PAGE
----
Sunday, November 15, 2009

Messy Monday: What is Clean?

It’s so funny how people can define clean (and messy) so differently. To one, clean means the absence of clutter—even if those perfectly clear surfaces haven’t been sprayed, scrubbed, vacuumed or wiped with a cleaning solution for awhile. To another, clean may not mean the absence of clutter but that surfaces and floors are “clean”: scrubbed and disinfected, floors swept and vacuumed--even if clutter abounds.
Messy can be defined differently as well. A very “clean” (absence of clutter) person thinks of messy as even one or two things out of place. Those of us who are quite “messy” may tolerate a reasonable amount of clutter most of the time, but we still have a line where we know we’ve crossed over into “messy” territory and need to clean it up.

How we define the situation in our homes depends much on our operating definitions of clean and messy. Harmony in marriage involves finding out your spouse’s definition of clean and trying hard to achieve it most of the time. When we fail, we should extend each other much grace and remember “love covers over a multitude of sins” (1 Peter4:8).

To see some real life examples of differences in definitions, let’s look at some pictures!

My friend, let's call her Jane, is impeccably neat and organized. She thinks her kitchen is messy.

I would just say this is a normal kitchen after a meal, and I know my friend will have this cleaned up in mere minutes.

Let's see another one:

Again, I don't think of this as messy, but normal after a meal, and I know my friend will get this ship-shape in seconds flat (right, friend)? :)

To contrast, let's look at my kitchen on any given day:
The general overview (but my counters are clean, really! I just wiped them down really good that morning--see the 409 in the background?!) :)

A different view. (That is banana bread on the cooling rack, in the pan a little too long!)

So how we feel about the appearance of our home is largely determined by our definitions of clean and messy. I could walk into my friend's house, even on what she thinks is her messiest day, and still feel like it’s immaculate compared to my home (and my definition of messy). I can think my house is clean, and my husband can come home and think it’s messy (because of his definition). He doesn’t care if the counters are "clean" if he can't easily set anything down on them. (If I clear it to scrub it, why doesn't it stay clear? Good question).

The other tip I would like to point out is to set a time-limit to our “messes.” Some clutter is unavoidable throughout the course of a day. My friend's table with homeschool books covering it is just a natural part of a homeschool day.

Since I do not clean-up as I go in the kitchen, I have a dirty sink awaiting me when I’m done. (Ready for this one??? Don't say I didn't warn you!)

These “messes” are not a problem as long as they resolve themselves when the situation that necessitated them is over. The problem comes into play when they are allowed to stay. My house stays looking messy because the messes rarely have an expiration date.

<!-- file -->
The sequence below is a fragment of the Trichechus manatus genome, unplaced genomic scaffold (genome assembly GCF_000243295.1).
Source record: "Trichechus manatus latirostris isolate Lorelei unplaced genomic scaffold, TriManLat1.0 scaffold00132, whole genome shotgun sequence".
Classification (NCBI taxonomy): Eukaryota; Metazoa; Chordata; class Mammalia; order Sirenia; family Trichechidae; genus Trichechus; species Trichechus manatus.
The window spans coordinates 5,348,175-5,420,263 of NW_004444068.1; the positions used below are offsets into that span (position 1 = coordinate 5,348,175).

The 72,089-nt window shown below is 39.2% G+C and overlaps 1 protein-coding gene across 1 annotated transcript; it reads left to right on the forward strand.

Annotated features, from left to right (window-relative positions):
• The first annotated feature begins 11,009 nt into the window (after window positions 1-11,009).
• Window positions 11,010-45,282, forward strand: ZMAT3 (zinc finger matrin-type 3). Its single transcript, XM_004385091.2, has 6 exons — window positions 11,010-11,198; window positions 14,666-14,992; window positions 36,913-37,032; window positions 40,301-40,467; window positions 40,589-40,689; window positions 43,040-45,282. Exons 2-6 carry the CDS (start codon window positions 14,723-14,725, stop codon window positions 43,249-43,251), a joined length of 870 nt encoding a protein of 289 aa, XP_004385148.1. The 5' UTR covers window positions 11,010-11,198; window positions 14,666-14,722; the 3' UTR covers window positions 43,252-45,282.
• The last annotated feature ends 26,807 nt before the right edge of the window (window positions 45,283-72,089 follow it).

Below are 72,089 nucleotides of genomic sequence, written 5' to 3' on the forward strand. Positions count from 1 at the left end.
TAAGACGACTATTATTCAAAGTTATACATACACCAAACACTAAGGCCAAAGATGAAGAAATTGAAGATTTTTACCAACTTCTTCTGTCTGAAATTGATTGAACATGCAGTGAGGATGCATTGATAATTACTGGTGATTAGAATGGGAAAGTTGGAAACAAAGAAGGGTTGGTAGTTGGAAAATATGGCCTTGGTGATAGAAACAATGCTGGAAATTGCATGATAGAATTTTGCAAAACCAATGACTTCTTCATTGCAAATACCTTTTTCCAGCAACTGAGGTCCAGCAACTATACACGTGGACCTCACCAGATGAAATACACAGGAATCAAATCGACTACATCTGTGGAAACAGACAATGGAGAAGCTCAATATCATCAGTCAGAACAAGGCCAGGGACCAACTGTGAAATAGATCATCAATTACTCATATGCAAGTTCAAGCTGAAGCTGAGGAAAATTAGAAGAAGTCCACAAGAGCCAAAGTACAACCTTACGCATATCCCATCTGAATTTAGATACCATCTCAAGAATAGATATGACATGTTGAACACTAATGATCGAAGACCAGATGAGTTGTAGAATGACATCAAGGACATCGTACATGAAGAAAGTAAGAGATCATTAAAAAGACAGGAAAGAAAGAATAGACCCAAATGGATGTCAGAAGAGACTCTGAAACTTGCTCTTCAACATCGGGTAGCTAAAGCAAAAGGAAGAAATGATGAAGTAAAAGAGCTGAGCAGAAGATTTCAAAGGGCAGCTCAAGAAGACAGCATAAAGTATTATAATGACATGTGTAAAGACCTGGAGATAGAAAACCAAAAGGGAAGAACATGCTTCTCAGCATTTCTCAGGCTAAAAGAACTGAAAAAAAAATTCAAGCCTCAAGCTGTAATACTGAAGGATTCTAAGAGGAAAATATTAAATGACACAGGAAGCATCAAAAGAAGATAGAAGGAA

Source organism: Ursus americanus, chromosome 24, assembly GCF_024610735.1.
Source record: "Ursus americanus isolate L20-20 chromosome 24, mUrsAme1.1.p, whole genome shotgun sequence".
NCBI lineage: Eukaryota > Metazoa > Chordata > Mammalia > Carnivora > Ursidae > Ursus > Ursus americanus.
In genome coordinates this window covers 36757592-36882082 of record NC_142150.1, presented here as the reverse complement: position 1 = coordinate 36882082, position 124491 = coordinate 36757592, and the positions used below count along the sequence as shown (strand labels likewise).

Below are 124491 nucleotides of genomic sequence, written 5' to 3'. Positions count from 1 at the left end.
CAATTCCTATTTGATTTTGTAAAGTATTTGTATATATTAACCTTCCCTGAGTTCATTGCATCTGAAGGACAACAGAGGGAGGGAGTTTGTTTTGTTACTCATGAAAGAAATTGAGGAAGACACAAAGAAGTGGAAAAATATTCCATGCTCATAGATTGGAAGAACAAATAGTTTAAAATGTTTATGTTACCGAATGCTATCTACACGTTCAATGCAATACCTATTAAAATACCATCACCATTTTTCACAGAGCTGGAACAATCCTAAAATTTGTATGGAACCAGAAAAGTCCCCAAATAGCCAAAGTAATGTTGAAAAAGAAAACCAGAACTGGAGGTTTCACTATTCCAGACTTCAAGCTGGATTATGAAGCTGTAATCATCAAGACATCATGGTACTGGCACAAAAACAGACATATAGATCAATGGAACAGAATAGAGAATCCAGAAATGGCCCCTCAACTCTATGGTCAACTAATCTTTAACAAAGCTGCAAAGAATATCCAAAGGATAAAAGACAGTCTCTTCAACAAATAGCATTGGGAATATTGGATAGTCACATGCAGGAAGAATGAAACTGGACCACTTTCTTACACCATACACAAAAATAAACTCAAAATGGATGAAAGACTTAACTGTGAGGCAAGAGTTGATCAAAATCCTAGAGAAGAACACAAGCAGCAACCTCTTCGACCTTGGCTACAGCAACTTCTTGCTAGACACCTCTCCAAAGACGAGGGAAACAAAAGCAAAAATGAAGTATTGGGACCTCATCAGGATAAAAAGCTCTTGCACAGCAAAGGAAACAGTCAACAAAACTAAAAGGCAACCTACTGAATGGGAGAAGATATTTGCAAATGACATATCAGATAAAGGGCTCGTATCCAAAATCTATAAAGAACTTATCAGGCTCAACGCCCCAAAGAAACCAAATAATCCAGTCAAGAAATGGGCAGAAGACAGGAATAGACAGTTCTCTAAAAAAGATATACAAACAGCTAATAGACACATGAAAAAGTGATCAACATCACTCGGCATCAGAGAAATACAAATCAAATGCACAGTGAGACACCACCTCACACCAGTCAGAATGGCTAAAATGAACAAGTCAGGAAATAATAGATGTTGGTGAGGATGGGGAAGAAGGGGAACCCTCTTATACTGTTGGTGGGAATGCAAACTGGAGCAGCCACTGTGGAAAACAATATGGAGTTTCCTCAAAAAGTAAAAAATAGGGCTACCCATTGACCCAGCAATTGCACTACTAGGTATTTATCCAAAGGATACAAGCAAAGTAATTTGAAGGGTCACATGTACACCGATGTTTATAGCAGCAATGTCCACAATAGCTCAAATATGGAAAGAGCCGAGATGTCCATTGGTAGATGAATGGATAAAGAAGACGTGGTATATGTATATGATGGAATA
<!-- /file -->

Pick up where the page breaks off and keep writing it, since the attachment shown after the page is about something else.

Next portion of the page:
When we get to that point, and we don’t know where to start, taking pictures is helpful. Although we can see clutter all over a surface, we see it so often that we don’t really “see” it anymore. Somehow seeing it in a picture helps direct our eyes to exactly what we need to take care of immediately. I found taking a picture of my counter provided much needed direction. So if you’re in need of mercy in this area, grab your camera, take a picture, look at it closely, and see what most catches your eye. You can post it on your blog and share about it here if you want to, but you certainly don’t have to if you don't want to!


  1. Jane, huh? Wow, her kitchen is a mess and I am guessing it took much more than a few seconds to clean up.....(wink)!

    What you said about different definitions is so true. My husband HATES toys sprinkled all over the backyard. Me, not such a big deal, but if more than 3 toys are in the living/kitchen area and a small child is not touching them -- you'd better watch out! But, if I want harmony (I do) then knowing that it bothers my husband(and it does), I strive to do a better job keeping the backyard in order, even if I don't understand why it's such a big deal to him.

    My area of "intolerance for messy" is the kitchen, especially non-kitchen-piles-of-various-things. I generally clean as I go, and before I can do anything else, I usually have dishes washed, clounters scrubbed and bare, and floor swept. I have eveb been know to take plates and cups from kids before they are even finished eating! Seriously -- I have had to MAKE myself leave dirty dishes to finish another task that was more important at the time. That's probably why I, ugh..Jane, thought her kitchen was trashed last week :)!!

    So, while our definitions of messy may differ, the anxiety we attach to our "unsatisfied" level is very real even though the mess may look totally different. Another way to put it is this: It's nice that someone may think my mess is much less messier than theirs, but it doesn't really alter my perception of my own mess. (BTW, your pictures of your kitchen didn't bother me because it's not my kitchen...ha ha.)

    Thanks for the funny post. My suggestion: Ask your husband his number 1 pet peeve messy area and the one area he could care less about. Then move all said items from spot #1 to the latter :)!!

  2. I love this post! Thanks for a smile and new perspective about homemaking!